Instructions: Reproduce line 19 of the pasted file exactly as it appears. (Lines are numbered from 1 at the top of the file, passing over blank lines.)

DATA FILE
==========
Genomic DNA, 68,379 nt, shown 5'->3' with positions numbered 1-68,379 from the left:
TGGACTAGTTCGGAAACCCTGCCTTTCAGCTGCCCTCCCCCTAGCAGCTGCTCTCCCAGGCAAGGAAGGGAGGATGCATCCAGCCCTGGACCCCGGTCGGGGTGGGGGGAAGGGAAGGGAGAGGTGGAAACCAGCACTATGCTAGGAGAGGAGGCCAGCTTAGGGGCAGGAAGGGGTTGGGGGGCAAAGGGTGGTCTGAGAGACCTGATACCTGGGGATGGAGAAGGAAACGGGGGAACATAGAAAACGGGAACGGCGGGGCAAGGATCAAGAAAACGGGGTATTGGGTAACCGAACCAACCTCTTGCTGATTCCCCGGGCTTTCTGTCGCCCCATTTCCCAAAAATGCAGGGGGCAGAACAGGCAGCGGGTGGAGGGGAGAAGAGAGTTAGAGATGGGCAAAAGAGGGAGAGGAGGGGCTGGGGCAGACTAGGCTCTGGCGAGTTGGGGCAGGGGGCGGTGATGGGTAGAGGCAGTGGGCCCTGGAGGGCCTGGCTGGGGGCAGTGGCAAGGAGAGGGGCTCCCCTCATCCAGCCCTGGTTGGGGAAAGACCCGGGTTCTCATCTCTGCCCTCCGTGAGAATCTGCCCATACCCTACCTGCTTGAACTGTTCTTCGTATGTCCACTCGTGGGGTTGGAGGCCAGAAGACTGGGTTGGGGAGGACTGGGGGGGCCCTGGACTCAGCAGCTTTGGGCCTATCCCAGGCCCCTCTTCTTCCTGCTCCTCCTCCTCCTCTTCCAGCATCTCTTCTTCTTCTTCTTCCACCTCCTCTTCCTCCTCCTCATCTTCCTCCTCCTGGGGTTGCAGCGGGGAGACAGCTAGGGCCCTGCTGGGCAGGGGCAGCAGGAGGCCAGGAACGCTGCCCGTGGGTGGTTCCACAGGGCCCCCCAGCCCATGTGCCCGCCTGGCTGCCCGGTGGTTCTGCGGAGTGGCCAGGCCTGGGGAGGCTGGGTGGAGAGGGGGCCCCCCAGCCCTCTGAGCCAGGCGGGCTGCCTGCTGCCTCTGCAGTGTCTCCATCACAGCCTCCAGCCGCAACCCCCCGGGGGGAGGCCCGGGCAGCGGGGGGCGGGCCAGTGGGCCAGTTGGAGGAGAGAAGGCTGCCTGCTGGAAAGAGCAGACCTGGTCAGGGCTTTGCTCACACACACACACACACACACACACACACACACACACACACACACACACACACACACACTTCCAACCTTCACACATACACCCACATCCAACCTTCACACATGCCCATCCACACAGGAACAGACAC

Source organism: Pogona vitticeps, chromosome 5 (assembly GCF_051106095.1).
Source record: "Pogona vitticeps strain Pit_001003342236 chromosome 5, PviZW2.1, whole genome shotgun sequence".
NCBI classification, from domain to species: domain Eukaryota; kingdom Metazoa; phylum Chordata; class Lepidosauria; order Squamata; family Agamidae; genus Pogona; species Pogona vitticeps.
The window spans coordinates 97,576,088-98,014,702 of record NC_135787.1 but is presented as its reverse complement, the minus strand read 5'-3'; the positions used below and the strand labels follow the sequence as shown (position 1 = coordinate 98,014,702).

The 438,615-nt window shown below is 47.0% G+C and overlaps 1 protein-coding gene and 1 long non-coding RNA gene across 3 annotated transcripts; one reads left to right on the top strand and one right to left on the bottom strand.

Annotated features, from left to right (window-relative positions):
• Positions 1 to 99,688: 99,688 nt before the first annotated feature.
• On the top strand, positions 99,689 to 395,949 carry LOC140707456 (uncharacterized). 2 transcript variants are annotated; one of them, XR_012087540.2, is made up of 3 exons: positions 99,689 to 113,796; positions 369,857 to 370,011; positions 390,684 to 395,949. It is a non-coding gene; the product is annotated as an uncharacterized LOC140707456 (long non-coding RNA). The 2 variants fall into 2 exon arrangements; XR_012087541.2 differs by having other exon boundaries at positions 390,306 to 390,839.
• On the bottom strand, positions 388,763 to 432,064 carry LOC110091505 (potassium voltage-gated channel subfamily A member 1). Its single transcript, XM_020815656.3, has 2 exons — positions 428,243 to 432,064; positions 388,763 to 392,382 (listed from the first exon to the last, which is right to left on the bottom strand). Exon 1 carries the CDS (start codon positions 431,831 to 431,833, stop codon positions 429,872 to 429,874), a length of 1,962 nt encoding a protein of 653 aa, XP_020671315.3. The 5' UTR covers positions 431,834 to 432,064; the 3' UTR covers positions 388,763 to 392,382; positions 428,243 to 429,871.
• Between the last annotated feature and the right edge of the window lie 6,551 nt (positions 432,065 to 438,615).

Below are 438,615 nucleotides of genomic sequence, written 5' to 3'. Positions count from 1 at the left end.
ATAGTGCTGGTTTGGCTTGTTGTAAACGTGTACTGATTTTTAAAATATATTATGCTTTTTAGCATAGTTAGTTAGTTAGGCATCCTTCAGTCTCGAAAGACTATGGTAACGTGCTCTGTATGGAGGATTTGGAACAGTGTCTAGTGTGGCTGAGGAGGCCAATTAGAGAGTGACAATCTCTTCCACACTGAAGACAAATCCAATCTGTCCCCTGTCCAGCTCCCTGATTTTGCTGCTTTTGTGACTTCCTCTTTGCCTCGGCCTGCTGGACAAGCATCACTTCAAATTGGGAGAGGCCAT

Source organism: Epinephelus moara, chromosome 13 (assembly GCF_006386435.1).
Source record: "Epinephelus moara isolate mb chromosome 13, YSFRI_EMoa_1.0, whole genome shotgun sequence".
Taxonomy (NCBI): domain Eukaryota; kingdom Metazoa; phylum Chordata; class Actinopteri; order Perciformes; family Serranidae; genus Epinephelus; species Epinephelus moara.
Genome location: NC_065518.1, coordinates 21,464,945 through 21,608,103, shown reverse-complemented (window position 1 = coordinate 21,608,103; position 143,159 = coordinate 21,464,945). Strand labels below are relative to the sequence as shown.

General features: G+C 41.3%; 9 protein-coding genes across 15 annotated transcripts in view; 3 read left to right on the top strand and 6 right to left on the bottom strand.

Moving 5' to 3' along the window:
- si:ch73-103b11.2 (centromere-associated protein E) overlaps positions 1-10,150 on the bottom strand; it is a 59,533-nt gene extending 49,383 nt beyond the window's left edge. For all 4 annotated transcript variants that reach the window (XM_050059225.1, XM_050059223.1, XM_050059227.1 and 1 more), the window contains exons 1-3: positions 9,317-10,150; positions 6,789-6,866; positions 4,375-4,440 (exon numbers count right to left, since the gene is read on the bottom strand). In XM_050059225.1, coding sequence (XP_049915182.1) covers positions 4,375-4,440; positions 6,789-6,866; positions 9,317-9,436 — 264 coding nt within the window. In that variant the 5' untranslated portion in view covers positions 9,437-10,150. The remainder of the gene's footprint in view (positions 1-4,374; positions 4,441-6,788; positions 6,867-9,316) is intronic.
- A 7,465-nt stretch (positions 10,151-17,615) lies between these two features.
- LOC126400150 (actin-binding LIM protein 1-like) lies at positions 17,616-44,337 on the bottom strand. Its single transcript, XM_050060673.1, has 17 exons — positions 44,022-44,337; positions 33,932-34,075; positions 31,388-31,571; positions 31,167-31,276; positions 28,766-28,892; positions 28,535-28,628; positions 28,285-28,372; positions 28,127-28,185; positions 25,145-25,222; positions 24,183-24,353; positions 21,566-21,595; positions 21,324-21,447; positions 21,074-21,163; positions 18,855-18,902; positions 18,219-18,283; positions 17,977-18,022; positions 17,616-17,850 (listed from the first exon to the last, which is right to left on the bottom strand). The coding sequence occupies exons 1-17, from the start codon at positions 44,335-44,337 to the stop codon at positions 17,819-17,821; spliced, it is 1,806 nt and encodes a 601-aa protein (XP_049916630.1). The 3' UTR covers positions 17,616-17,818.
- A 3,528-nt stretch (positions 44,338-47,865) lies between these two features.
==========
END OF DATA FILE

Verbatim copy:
General features: G+C 41.3%; 9 protein-coding genes across 15 annotated transcripts in view; 3 read left to right on the top strand and 6 right to left on the bottom strand.